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Game Of Surveillance Camera Destruction Hits The United States

The previously discussed trend of making a game out of breaking as many public surveillance cameras as possible, known as Camover, appears to have crossed the Atlantic, with a team calling themselves the Barefoot Bandit Brigade claiming a score of 17 in Washington state:

17 Security Cameras Disabled and Destroyed in Puget Sound Region — In the opening weeks of February, 2013, we have removed and destroyed 17 security cameras throughout the Puget Sound region. This act is concrete sabotage against the system of surveillance and control. It is also a message of solidarity and a wish of strength to the Seattle Grand Jury Resisters, those currently incarcerated and those not. Finally, this act announces our participation in the game of CAMOVER, called for by comrades in Germany.

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A Case Of Asserting Your Rights To Film

Ok, so we highly recommend that you do not actually do what you've seen in this video. It's best to be calm, cool, collected and talk in a normal tone when addressing police officers. This footage was shot a couple of years ago, when Luke Rudkowski had a very bad day and was still maturing as a journalist. WeAreChange strongly believes in the right to film in public, but many times police officers incorrectly view this as a crime and use intimidation to stop the legal right to film. This time the opposite scenario played out, which we wanted to share with you. Via WeAreChange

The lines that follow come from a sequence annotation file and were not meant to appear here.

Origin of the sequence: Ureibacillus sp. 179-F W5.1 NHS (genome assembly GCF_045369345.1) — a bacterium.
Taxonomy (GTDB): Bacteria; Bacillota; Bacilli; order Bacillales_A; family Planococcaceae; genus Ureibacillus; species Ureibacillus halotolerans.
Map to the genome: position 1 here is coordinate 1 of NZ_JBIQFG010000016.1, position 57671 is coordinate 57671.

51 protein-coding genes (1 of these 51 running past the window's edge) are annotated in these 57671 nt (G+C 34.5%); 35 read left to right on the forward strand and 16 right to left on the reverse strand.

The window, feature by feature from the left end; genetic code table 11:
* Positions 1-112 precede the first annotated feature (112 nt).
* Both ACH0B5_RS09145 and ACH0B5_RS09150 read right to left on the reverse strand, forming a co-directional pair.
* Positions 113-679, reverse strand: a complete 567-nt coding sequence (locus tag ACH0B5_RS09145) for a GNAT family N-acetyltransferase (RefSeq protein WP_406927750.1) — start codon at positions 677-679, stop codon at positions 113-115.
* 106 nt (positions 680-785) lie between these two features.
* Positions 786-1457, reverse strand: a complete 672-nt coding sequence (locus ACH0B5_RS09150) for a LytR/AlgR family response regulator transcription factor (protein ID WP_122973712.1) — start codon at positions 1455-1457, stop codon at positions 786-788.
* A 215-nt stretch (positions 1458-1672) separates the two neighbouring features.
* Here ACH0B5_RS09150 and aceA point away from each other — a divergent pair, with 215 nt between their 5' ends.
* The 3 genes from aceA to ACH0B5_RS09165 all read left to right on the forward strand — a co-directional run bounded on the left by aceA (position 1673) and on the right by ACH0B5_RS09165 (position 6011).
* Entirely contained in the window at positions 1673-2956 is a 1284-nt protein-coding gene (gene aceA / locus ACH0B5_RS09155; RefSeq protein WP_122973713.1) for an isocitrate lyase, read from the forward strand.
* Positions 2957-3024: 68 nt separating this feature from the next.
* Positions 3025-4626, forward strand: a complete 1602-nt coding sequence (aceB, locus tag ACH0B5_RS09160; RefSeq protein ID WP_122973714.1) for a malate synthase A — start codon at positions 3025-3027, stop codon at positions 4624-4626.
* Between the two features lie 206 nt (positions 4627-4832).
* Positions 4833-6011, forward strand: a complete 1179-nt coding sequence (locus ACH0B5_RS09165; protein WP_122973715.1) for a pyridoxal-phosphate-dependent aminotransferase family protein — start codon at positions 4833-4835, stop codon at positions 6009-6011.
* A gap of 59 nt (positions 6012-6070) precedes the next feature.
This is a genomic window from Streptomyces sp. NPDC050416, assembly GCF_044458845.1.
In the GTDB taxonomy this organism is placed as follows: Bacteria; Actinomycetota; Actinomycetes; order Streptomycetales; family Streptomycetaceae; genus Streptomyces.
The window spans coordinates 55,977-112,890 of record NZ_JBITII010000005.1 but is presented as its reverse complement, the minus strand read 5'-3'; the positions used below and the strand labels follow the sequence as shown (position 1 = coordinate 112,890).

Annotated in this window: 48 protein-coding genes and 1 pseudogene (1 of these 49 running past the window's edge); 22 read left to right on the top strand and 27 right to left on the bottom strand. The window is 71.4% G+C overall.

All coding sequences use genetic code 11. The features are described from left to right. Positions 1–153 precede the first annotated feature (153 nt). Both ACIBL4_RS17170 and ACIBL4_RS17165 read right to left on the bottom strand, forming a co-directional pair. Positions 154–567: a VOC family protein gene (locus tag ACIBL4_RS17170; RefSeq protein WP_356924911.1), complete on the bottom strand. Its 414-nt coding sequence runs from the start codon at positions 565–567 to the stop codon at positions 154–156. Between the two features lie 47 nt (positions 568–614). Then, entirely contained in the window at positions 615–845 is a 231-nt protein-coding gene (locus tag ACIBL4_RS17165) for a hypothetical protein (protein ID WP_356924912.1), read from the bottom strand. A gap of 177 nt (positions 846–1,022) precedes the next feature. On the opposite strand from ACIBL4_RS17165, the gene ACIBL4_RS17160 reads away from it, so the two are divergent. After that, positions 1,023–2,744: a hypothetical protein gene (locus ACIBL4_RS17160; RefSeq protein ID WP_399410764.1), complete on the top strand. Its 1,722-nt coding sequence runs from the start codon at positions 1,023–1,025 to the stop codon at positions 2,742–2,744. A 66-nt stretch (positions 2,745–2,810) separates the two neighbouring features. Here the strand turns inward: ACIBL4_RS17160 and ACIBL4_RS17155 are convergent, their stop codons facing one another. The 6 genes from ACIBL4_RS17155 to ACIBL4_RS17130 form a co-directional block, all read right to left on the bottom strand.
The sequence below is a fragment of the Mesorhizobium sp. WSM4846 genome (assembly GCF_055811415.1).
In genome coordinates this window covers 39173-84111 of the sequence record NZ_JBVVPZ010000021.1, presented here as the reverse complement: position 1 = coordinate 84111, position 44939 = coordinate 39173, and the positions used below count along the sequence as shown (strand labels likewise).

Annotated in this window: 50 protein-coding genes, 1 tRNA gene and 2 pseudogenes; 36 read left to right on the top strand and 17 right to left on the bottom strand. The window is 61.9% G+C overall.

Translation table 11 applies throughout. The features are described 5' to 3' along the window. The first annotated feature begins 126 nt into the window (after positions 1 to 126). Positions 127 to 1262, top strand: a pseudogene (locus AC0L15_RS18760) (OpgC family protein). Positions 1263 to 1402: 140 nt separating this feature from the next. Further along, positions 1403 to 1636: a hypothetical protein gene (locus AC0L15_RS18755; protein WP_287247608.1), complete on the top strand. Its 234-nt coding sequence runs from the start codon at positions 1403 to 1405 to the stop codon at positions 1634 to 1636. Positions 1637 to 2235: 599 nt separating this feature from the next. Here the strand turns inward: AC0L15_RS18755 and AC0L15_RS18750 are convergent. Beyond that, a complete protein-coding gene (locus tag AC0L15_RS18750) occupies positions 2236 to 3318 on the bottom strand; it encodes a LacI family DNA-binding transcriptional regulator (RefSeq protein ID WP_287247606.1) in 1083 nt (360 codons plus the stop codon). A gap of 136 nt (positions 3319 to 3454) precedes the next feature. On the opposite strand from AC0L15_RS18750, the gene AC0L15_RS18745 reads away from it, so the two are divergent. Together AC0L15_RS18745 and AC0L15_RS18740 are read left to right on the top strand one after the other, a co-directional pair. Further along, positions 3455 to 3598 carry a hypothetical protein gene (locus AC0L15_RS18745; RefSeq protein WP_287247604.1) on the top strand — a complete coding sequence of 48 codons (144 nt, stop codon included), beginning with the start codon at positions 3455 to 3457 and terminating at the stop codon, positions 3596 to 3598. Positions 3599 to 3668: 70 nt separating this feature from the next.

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An Urban Surveillance Map Of Vancouver

The Vancouver Public Space Network mapped CCTV locations in the metropolitan core, revealing the geography of surveillance:

The preliminary map that we created indicates the places where surveillance cameras could be found prior to the installation of extra cameras for the Olympics.  We are particularly concerned about the surveillance legacy that the Olympics may leave behind, and will be monitoring the city government to make sure that this network is removed once the party is over. In all, the map represents the locations of 1500 of the 2000 cameras we found.

Public spaces are inherently places in which we can be observed by other people, and where we can observe others. However, the VPSN is concerned about the way that intense video surveillance, particularly networked, centrally monitored systems, might negatively affect the way that people enjoy public spaces. In the United Kingdom, which has intensive public video surveillance, security cameras have been used by security officers to harass people and to profile individuals based on race and socio-economic status.

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On Deploying Cameras To Watch Other Cameras

In what seems as if it could become a neverending paradox, Business Insider on a locality in Maryland in which it has become necessary to outfit the city with a network of surveillance cameras to observe the previous layer of cameras: